One year on, how do you follow an IPO...? By claiming you're the next Microsoft of course...Salesforce.com has bullishly stated its intention to make mid-2005 as remarkable as the year-ago period which saw its IPO. This time it plans to make a splash through innovation and outspokenness as opposed to flotation and outspokenness.
Following up the relative success of an IPO which, for many, signalled a return to favour of dot-com stock was never going to be easy but CEO and chairman Marc Benioff told analysts, customers and the media yesterday that the anniversary of that float will be marked in June with new releases and a forceful focus on delivering his company's vision – whose endgame remains the death of software and a place as 'the Microsoft of on-demand'.
Speaking at the company's first Integrationforce event in San Francisco, Benioff previewed the release of Sforce 6.0 and Sforce Partner Portal, which enables customers to share CRM data with partners via a self-customised version of their Salesforce.com service.
Customisation was a major theme in Benioff's address. For Salesforce.com, he insisted, 'on-demand' is as much about getting exactly what you want as a customer, not just when you want it. The freedom to build upon the service a customer had signed up for on day one is paramount, he said.
"We are of course excited about our own applications but more exciting to me is the fact people are building their own applications [on top of their salesforce.com application]," he said.
To this end the salesforce.com Partner Portal toolkit will also be shared with the open source community, he added.
The ability to boot up, log in and access the Salesforce.com service and start using it from minute-one is a benefit Benioff highlights as setting his company apart from the more traditional players in the CRM software market.
As is now typical of Benioff – prone to headline courting moments of outspokenness – he also took the opportunity to rub salt into old wounds in his relationship with rivals in the CRM space.
"Unfortunately Peoplesoft, SAP and Siebel couldn't be here with us today," he said, before boasting of stealing a march on a number of competitors and their development cycle.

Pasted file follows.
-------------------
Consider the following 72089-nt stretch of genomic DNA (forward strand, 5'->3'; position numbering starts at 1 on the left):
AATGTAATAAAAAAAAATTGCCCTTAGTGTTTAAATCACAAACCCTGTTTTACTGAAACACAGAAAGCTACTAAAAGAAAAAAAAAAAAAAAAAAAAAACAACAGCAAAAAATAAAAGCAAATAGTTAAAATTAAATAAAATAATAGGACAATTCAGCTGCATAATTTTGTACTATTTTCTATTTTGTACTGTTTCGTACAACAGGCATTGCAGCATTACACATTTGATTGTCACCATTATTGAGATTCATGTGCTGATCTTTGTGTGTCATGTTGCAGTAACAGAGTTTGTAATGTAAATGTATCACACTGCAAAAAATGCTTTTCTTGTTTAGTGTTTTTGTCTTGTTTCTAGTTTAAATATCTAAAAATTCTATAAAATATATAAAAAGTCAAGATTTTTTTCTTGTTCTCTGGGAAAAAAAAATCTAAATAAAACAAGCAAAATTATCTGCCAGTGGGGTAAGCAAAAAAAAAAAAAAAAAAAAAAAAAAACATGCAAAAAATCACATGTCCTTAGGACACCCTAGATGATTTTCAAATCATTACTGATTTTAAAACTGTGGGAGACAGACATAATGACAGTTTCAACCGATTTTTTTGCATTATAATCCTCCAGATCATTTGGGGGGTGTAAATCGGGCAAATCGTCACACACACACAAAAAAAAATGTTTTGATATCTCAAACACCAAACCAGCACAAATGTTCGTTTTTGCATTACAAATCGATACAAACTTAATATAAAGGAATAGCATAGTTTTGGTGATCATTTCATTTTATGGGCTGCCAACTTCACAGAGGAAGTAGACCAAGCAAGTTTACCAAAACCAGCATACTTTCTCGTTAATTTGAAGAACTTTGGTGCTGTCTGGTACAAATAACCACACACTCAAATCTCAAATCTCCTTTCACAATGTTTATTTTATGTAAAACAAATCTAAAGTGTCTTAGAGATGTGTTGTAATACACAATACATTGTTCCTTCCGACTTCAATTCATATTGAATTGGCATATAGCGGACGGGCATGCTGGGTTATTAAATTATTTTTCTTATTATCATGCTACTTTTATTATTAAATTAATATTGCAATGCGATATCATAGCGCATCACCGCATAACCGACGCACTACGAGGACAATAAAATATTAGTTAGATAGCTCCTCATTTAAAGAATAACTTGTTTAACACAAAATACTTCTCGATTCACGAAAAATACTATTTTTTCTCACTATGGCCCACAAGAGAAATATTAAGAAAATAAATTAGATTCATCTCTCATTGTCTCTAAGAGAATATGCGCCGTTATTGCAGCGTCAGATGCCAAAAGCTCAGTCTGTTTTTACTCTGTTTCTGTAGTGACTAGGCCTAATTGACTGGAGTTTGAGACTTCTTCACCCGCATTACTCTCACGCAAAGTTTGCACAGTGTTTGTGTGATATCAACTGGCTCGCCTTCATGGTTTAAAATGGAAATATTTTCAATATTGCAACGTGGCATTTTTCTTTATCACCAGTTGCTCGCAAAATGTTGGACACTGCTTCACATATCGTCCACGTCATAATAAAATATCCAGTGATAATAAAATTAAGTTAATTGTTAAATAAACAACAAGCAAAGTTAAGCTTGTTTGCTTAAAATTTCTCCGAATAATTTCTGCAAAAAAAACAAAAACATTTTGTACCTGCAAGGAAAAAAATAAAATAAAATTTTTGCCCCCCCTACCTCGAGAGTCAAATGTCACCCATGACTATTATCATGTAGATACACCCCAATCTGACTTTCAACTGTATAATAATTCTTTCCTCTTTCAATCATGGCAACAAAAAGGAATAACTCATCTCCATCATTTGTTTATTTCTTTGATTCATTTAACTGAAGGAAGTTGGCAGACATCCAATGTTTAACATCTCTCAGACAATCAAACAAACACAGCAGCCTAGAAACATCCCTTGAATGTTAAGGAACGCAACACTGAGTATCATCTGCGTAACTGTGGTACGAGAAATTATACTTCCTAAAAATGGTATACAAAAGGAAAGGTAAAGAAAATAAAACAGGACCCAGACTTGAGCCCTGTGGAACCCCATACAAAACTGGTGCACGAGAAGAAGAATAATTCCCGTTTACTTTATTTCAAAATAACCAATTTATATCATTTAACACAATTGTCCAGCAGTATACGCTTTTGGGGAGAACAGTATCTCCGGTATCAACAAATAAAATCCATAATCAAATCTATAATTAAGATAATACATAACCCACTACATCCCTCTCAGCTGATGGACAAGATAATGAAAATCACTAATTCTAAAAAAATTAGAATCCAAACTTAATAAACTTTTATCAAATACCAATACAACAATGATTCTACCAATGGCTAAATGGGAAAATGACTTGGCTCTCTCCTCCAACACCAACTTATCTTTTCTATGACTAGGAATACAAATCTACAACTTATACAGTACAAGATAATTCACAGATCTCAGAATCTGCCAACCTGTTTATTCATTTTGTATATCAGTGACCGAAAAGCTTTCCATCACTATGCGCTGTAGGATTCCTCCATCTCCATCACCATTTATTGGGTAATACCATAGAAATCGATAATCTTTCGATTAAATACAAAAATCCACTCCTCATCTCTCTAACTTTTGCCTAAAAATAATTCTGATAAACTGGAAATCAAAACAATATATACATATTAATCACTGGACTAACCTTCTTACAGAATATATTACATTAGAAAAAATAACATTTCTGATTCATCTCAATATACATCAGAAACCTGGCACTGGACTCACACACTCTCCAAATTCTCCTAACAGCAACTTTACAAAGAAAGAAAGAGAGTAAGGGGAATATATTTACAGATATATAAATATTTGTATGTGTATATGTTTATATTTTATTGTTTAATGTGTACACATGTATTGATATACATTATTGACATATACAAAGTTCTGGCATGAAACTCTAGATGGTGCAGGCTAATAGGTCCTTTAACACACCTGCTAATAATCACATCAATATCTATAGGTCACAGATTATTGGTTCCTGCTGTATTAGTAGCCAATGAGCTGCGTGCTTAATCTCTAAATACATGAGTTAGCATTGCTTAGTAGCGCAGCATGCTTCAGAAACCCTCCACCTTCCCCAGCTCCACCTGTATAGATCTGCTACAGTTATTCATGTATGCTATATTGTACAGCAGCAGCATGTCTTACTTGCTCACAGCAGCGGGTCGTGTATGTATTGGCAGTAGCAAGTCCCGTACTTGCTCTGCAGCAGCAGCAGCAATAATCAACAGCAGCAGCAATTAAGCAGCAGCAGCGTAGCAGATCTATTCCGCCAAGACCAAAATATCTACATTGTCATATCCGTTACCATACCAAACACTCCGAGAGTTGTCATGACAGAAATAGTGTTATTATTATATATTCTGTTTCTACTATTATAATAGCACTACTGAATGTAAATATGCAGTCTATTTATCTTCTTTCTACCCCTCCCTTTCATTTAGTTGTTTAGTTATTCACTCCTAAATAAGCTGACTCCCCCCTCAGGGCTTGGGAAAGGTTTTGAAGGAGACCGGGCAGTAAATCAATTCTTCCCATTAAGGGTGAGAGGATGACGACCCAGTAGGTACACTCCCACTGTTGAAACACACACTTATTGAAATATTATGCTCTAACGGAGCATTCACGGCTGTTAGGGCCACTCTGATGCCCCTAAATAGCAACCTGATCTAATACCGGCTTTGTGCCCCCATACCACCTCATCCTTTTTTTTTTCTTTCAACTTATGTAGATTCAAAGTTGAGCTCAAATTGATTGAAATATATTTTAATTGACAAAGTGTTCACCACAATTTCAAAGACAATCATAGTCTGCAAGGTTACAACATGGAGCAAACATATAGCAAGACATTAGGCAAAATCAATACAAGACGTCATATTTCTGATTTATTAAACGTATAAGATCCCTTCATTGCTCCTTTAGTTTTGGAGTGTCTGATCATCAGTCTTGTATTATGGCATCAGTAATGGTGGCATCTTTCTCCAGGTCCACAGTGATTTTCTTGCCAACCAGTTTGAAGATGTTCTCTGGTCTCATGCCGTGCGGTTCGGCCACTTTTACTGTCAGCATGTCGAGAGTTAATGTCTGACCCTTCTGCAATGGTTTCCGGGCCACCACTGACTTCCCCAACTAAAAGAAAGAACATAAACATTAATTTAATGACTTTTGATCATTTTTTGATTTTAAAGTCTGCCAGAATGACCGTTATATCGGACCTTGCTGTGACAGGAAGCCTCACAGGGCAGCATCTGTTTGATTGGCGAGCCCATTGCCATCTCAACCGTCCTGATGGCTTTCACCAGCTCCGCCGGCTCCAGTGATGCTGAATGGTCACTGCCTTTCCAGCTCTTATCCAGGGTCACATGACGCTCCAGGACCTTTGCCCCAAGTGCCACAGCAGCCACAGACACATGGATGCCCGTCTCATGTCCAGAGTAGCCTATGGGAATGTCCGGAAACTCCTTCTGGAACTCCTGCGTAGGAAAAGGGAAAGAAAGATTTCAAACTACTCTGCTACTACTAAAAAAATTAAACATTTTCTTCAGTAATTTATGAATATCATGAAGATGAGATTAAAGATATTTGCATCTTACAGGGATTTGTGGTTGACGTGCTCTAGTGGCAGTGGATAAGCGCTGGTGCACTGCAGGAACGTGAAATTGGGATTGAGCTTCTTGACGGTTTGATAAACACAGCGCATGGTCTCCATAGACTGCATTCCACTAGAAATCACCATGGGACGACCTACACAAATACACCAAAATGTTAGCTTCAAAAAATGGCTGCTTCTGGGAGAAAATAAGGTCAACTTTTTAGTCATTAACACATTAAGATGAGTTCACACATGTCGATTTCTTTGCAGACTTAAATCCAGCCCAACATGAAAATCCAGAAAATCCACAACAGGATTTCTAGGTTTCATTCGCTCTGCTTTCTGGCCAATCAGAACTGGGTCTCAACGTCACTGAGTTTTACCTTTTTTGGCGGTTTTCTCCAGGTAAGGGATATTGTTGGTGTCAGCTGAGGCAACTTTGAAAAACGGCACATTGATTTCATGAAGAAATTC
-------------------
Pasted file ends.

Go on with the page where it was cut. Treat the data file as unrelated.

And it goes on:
Of the forthcoming raft of new releases Benioff said: "We're fully about delivering a new vision – not in 2008 – but today." It was a dig, he explained, at the tentative delivery dates of Microsoft, Oracle, SAP and Siebel's on-demand solutions.
Phil Robinson, global VP marketing for Salesforce.com, said strong growth and revenues more in line with traditional players in the CRM space won't dilute this fighting spirit.
"Why should we change? We're still capable of mixing it up a bit," he told silicon.com – referring to a recent stunt to upstage and disrupt a Siebel conference. Robinson told silicon.com he expects the growth of on-demand to represent as fundamental a shift as the move from mainframe to client-server.
"Whether Salesforce.com is part of that is up to us," he said, predicting Salesforce.com will be to on-demand what Microsoft was to client server.
"I don't see anybody else doing it," he said, backing up his claim with news of the recent additions of Orange and Cisco to a growing list of customers.
There is certainly still a vibrancy and a 'doing things differently' mentality which surrounds Salesforce.com. Pete Fife, senior business analyst at Fortinet, a customer of Benioff and co, described the Partner Portal choicely as being "slicker than snot".
On a less business-related matter Benioff, it was noted by one delegate, "has entered his beard stage" – which was described as a right of passage for all CEOs in the tech space – most notable among them of course Benioff's former mentor and boss Larry Ellison at Oracle.